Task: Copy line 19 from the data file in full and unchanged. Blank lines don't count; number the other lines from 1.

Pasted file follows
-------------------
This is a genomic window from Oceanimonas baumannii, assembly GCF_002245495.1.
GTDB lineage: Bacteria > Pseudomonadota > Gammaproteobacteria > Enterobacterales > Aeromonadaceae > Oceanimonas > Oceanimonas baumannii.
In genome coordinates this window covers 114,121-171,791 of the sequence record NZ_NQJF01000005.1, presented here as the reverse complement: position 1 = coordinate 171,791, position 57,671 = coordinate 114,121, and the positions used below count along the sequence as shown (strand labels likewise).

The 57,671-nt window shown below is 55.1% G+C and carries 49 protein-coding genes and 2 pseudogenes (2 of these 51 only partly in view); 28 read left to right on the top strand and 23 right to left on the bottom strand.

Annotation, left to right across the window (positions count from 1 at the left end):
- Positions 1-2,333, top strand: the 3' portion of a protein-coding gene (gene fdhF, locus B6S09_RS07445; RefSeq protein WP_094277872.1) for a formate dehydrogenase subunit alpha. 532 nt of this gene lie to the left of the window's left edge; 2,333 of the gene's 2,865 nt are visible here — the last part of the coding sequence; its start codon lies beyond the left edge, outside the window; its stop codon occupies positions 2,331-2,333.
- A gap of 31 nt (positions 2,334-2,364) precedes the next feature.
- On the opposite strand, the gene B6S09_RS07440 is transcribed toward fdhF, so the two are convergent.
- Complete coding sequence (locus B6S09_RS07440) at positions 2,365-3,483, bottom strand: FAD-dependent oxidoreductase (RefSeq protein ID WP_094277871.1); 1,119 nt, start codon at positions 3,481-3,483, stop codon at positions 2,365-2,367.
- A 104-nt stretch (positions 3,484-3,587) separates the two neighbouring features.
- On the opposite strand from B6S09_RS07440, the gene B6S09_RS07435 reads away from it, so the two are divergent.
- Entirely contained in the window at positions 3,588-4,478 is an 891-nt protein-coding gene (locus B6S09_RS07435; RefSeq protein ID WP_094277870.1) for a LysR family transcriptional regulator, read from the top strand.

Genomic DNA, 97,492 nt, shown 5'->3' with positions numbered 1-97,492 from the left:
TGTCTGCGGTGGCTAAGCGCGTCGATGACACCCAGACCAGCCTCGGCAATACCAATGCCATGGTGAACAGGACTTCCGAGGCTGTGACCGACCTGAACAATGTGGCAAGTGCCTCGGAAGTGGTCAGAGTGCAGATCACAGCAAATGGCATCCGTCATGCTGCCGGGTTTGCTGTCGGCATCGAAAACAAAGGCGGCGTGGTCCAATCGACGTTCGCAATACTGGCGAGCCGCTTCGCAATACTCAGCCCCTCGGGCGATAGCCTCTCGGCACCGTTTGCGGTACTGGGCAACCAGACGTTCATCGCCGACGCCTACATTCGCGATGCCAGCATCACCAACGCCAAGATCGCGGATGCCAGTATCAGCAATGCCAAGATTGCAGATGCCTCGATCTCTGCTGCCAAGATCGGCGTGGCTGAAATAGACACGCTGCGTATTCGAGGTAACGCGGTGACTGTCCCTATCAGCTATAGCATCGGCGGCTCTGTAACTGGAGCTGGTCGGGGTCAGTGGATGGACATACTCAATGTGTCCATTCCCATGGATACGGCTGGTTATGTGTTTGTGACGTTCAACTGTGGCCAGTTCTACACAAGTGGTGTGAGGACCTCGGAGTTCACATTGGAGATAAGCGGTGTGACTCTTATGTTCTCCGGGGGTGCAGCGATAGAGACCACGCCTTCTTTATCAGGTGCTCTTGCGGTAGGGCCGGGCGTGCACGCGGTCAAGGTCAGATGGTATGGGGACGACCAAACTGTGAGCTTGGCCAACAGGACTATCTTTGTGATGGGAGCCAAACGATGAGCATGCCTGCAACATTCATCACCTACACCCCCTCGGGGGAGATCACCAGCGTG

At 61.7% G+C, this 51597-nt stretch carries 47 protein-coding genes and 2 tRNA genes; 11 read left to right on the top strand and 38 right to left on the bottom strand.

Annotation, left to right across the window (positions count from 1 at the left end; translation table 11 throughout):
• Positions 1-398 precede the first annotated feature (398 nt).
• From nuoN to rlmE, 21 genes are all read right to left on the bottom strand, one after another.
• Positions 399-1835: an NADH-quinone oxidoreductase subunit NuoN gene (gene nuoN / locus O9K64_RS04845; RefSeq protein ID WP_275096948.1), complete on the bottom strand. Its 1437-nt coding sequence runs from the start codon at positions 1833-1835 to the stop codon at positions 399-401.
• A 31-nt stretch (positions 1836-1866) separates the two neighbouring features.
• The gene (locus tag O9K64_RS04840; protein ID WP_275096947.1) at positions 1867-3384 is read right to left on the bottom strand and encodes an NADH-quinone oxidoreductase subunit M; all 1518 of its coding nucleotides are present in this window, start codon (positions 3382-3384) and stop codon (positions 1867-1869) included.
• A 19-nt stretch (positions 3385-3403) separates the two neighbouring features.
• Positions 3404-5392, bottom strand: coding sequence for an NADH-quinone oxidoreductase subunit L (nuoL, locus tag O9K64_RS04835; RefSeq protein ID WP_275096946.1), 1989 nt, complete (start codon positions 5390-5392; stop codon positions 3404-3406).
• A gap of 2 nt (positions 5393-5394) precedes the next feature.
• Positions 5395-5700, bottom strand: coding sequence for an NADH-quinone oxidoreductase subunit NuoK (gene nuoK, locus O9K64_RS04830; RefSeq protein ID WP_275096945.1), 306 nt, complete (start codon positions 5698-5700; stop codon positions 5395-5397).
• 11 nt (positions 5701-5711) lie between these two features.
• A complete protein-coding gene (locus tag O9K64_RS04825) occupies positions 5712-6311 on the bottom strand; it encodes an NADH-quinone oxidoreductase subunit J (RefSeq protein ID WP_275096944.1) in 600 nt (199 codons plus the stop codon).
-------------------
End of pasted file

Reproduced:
• Positions 399-1835: an NADH-quinone oxidoreductase subunit NuoN gene (gene nuoN / locus O9K64_RS04845; RefSeq protein ID WP_275096948.1), complete on the bottom strand. Its 1437-nt coding sequence runs from the start codon at positions 1833-1835 to the stop codon at positions 399-401.